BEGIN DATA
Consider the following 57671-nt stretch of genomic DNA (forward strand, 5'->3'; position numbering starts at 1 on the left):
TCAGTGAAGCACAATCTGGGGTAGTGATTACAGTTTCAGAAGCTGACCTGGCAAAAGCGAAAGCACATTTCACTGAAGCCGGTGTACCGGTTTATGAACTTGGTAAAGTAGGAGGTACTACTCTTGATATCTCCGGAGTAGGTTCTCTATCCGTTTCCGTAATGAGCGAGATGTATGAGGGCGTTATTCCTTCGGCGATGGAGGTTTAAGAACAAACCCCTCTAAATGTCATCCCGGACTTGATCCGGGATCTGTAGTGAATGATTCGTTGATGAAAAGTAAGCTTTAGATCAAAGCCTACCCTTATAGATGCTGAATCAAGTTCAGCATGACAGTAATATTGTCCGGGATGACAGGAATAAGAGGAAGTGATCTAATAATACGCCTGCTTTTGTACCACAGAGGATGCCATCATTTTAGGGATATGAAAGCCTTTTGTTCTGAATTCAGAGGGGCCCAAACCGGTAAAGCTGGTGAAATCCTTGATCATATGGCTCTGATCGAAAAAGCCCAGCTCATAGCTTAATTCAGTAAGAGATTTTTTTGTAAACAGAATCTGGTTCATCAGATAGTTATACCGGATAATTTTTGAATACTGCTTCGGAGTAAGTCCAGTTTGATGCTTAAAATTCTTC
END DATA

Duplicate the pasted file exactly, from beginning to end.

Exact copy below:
Consider the following 57671-nt stretch of genomic DNA (forward strand, 5'->3'; position numbering starts at 1 on the left):
TCAGTGAAGCACAATCTGGGGTAGTGATTACAGTTTCAGAAGCTGACCTGGCAAAAGCGAAAGCACATTTCACTGAAGCCGGTGTACCGGTTTATGAACTTGGTAAAGTAGGAGGTACTACTCTTGATATCTCCGGAGTAGGTTCTCTATCCGTTTCCGTAATGAGCGAGATGTATGAGGGCGTTATTCCTTCGGCGATGGAGGTTTAAGAACAAACCCCTCTAAATGTCATCCCGGACTTGATCCGGGATCTGTAGTGAATGATTCGTTGATGAAAAGTAAGCTTTAGATCAAAGCCTACCCTTATAGATGCTGAATCAAGTTCAGCATGACAGTAATATTGTCCGGGATGACAGGAATAAGAGGAAGTGATCTAATAATACGCCTGCTTTTGTACCACAGAGGATGCCATCATTTTAGGGATATGAAAGCCTTTTGTTCTGAATTCAGAGGGGCCCAAACCGGTAAAGCTGGTGAAATCCTTGATCATATGGCTCTGATCGAAAAAGCCCAGCTCATAGCTTAATTCAGTAAGAGATTTTTTTGTAAACAGAATCTGGTTCATCAGATAGTTATACCGGATAATTTTTGAATACTGCTTCGGAGTAAGTCCAGTTTGATGCTTAAAATTCTTC